As more and more contractors scrap over less work, spending more time on the bid is critical

It’s a competitive world out there for contractors trying to win tenders or gain a place on frameworks. Compared to 18 months ago, the number of firms expressing an interest in a bid is likely to have doubled or even tripled. Inevitably, the client’s expectations rise – the scoring cut-off, for example, might well be 85% today rather than 70% last year.

So what can contractors do to improve their chances of a successful bid? David Mathieson, a director of QS Turner & Townsend who reviews several thousand bids a year, says bidders after often their own worst enemy. ‘They don’t read what they’re asked, or they answer questions in a different order,’ he says. ‘And in a buoyant market, they don’t open the documents quickly enough to allow time for their sub-contractors to get prices in.’

To help give them that competitive edge, many companies are turning to specialist bid-winning consultants. Bid ‘gurus’ include Clive Goulden of Winning Bid Masterclass, and David Harrison of

‘It’s certainly harder to win work these days, you need to take every advantage you can,’ says Andy Marsh, pre-construction director at GB Building Solutions, where Goulden has run three seminars. ‘All too often you think about the product rather than the benefit for the client. The course makes you look at it from the client’s viewpoint.’

‘People don’t spend the time going back to basics,’ says the business development manager of a regional contractor who has attended one of Goulden’s courses. ‘It helped to reinvigorate your attitude to bid-writing and thinking about it differently.’

Goulden, who has acted as a freelance bid writer on major PFI projects, stresses the need for bidders to identify a hierarchy of the client’s needs. In other words, the submission should look beyond the tenderer’s business to the client’s. By identifying which issue is critical – for instance, a private school might want to avoid disruption at all costs – contractors can create ‘clear blue water’ over rivals.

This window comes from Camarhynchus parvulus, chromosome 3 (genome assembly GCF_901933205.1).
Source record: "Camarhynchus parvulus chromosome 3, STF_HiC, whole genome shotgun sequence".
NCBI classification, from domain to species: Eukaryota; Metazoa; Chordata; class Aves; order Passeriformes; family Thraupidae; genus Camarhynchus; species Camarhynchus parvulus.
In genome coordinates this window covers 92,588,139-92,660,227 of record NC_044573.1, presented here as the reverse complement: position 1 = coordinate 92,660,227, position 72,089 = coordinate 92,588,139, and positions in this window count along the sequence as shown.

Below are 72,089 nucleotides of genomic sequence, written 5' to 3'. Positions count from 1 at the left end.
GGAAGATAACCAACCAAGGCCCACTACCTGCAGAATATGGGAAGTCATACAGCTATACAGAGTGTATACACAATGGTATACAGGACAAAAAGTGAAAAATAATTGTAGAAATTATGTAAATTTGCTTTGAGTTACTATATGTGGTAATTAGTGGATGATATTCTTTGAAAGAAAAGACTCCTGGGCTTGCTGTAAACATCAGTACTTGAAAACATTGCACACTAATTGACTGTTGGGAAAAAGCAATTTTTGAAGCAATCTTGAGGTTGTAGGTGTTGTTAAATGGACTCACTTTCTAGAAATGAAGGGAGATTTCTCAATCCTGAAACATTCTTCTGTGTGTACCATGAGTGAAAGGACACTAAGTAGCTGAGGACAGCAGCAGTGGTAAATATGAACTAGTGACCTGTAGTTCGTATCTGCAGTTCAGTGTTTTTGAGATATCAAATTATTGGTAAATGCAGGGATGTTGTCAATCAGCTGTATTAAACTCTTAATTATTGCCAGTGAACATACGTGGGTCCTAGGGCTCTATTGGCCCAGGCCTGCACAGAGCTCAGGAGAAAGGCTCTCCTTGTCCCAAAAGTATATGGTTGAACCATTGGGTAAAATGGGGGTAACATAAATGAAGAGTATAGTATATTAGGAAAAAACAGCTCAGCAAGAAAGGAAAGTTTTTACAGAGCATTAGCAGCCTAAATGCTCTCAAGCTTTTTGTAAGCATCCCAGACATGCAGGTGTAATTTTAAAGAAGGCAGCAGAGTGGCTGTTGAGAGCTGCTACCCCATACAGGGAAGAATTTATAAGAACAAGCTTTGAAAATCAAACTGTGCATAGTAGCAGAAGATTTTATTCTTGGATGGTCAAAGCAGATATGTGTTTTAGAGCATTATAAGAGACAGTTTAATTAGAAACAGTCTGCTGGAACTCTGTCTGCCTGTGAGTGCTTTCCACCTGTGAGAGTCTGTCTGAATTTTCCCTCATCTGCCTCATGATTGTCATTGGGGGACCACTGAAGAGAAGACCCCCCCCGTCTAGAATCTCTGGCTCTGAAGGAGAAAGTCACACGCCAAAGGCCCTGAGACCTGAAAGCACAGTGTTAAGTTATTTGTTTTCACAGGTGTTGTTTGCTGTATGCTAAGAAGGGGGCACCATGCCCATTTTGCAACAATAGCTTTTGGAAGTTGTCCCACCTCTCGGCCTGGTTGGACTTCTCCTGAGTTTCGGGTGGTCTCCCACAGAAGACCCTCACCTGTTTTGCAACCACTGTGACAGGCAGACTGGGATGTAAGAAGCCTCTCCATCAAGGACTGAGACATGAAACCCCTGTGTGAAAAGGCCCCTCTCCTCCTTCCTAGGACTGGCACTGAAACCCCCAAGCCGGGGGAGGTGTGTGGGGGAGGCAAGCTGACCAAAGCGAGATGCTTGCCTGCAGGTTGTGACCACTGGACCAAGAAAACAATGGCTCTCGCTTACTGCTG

It’s harder to win work these days, you need to take every advantage you can

Andy Marsh, GB Building Solutions

‘Different people within the client are looking for different things,’ says Goulden.

‘The movers and shakers want the applicant to help deliver their goals, the users want to know what the applicant is like to work with, and investors want to see value for money. You need to frame the submission to what all these groups are looking for.’

Contractors also need to rethink their approach to writing itself. ‘Engineers are taught to build up to a conclusion, so outcome statements and benefits tend to come at the back end of a paragraph. You have to think like a journalist, they give you the information to whet your appetite at the front end,’ he says.

Harrison also offers contractors a bid review service, where he examines the pre-qual questionnaire, formulates his own response to it, then compares it to the contractor’s own bid. ‘It’s proving extremely popular. Submissions tend to be a bit dry, don’t focus on the benefits, and don’t focus on the people,’ he summarises.

The good news from Turner & Townsend’s Mathieson is that the overall standard required to win a bid has not risen since the recession. The not so good news is that more bids now reach the minimum standard and most bidders are putting in more effort than a year ago. If your company hasn’t raised the bar already, it could be time to consult the experts.

Top five tips from Clive Goulden

  1. Consider bringing in someone from elsewhere in the company to provide a fresh perspective to the bid team.
  2. Identify the issues the project faces – such as access for the public – and come up with practical solutions.
  3. After completing the bid, take four coloured highlighter pens and mark statements related to client benefits; client needs; your company and the evidence base. A strong bid document will have a good mix of all four colours.
  4. Avoid basic mistakes such as not answering questions fully, missing questions, or answering questions in the wrong order.
  5. Read what you’ve written aloud. This will tell you if your sentences are too long, or if you’ve overused the passive voice, for example ‘It is believed’ instead of ‘We believe’.